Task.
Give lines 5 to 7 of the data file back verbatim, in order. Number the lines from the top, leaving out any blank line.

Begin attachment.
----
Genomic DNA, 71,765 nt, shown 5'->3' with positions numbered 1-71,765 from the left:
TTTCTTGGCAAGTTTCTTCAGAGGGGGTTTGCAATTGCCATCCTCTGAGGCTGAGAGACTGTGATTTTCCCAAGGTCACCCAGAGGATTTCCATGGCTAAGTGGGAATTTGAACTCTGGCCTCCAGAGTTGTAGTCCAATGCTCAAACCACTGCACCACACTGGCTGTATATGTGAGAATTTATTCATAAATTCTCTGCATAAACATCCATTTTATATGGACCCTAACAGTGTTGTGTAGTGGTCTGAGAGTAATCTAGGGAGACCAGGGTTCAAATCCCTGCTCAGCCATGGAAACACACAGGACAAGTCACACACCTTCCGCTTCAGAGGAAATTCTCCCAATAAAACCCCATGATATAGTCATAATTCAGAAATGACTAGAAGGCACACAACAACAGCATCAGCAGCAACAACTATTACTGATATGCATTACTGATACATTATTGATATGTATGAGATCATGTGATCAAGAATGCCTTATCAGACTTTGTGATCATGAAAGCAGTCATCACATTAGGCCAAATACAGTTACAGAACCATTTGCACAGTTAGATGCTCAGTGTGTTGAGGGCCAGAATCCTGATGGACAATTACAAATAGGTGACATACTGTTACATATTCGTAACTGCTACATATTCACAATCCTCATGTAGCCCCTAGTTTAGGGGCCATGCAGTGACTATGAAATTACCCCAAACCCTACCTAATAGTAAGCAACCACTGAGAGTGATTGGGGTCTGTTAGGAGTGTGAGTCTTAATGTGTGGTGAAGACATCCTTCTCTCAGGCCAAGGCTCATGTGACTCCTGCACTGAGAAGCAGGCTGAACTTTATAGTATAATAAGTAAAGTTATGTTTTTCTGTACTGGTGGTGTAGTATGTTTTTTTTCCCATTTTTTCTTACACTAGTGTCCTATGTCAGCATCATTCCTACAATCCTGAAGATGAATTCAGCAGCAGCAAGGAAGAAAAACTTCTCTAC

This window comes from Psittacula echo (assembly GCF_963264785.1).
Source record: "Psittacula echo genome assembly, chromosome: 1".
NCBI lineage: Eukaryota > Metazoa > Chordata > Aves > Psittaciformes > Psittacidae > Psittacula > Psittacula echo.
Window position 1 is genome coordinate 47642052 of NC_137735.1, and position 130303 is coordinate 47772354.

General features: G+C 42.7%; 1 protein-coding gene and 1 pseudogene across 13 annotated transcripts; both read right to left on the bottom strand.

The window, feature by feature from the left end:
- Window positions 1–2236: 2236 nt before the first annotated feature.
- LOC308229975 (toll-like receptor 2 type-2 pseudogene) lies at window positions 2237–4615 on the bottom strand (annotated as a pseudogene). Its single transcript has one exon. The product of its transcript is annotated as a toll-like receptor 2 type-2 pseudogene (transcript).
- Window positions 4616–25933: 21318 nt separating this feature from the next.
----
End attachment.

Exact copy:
NCBI lineage: Eukaryota > Metazoa > Chordata > Aves > Psittaciformes > Psittacidae > Psittacula > Psittacula echo.
Window position 1 is genome coordinate 47642052 of NC_137735.1, and position 130303 is coordinate 47772354.

General features: G+C 42.7%; 1 protein-coding gene and 1 pseudogene across 13 annotated transcripts; both read right to left on the bottom strand.